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The volumes here presented to the public contain a faithful record of Conversations which the author had the happiness to enjoy with the distinguished personages whose names authenticate the extraordinary facts they related.
The evening parties, to which Prince Cambacérès had the kindness to admit me, were composed of the e old friends of the Ex-Chancellor of the Empire. In
summer in his garden, and in winter in his saloon or his cabinet, Prince Cambacérès was the soul of an interesting circle, presenting an intellectual feast-to which, each visitor contributed his contingent.
The old and the new systems, the Republic, the Directory, the Consulate, the Empire and the incipient Restoration, furnished the texts of these Conversations. The most important events often formed subjects of narration and discussion; as for example—the death of the Duke d'Enghien; the cabal which gave birth to the imperial government; the misunderstandings with the Pope; the invasion of Spain; Napoleon's divorce; scenes in the Tuileries, Saint-Cloud, Malmaison, Fon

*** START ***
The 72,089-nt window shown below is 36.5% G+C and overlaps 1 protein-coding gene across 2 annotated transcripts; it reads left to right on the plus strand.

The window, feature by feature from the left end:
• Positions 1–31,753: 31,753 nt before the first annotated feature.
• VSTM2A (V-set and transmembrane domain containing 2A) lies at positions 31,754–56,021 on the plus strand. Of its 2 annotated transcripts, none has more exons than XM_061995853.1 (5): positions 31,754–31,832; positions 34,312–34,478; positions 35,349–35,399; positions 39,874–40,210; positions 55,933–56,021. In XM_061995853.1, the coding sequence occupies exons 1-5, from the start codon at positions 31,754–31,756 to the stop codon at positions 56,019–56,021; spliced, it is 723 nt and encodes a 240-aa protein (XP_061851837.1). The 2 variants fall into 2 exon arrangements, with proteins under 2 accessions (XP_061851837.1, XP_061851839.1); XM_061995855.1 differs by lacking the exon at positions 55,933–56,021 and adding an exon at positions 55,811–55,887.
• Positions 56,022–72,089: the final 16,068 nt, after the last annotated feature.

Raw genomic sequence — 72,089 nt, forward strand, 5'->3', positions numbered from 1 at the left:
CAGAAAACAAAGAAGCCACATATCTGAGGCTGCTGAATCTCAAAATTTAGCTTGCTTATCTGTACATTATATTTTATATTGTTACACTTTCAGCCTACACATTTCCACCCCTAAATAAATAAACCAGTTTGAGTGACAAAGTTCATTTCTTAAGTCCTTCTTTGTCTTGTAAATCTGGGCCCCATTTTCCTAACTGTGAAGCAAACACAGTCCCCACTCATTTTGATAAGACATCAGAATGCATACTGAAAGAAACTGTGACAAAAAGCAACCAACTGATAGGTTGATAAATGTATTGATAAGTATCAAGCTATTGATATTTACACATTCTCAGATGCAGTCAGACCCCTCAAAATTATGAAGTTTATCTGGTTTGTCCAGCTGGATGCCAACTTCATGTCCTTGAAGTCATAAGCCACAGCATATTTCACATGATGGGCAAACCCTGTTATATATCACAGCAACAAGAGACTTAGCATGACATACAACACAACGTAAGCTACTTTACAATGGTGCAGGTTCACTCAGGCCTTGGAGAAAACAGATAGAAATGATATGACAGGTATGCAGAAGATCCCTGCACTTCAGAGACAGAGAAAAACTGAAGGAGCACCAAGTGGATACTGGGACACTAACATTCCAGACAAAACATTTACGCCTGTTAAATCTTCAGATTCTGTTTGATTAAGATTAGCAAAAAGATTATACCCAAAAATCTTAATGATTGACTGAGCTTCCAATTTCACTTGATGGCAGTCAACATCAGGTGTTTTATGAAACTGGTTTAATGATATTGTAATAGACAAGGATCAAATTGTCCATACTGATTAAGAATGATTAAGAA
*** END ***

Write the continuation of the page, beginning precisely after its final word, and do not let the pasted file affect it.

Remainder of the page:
tainebleau; and finally, as it were by way of episodes, came the marvels of the campaigns of Italy and Egypt.
It was my good fortune to hear events of the most deep and stirring interest described by persons who had witnessed them, and, in many instances, by those who had acted conspicuous parts in them. These descriptions, instead of being introduced by the dull common-place preliminary-It is said, or, I have heard, rivetted the attention of the listener by such words as:- One day, when the Emperor sent for me, or, Robespierre, addressing me, said, &c. &c. The distinguished visitors of Prince Cambacérès could truly say, in reference to the scenes they described:“J'étais là quand telle chose advint."
In the arrangement of my materials, I have not observed any chronological regularity. I present them to the reader nearly in the order, or, to speak more correctly, the disorder, in which I find them collected
I give the Conversations as they occurred, and, consequently, without regard to unity of time, place, or subject. The merit of the work rests solely on the value of the materials of which it is composed; and, in submitting those materials to the press, I have been actuated by the spirit of truth, and not by the vanity of authorship.
L. L. L.
in my notes.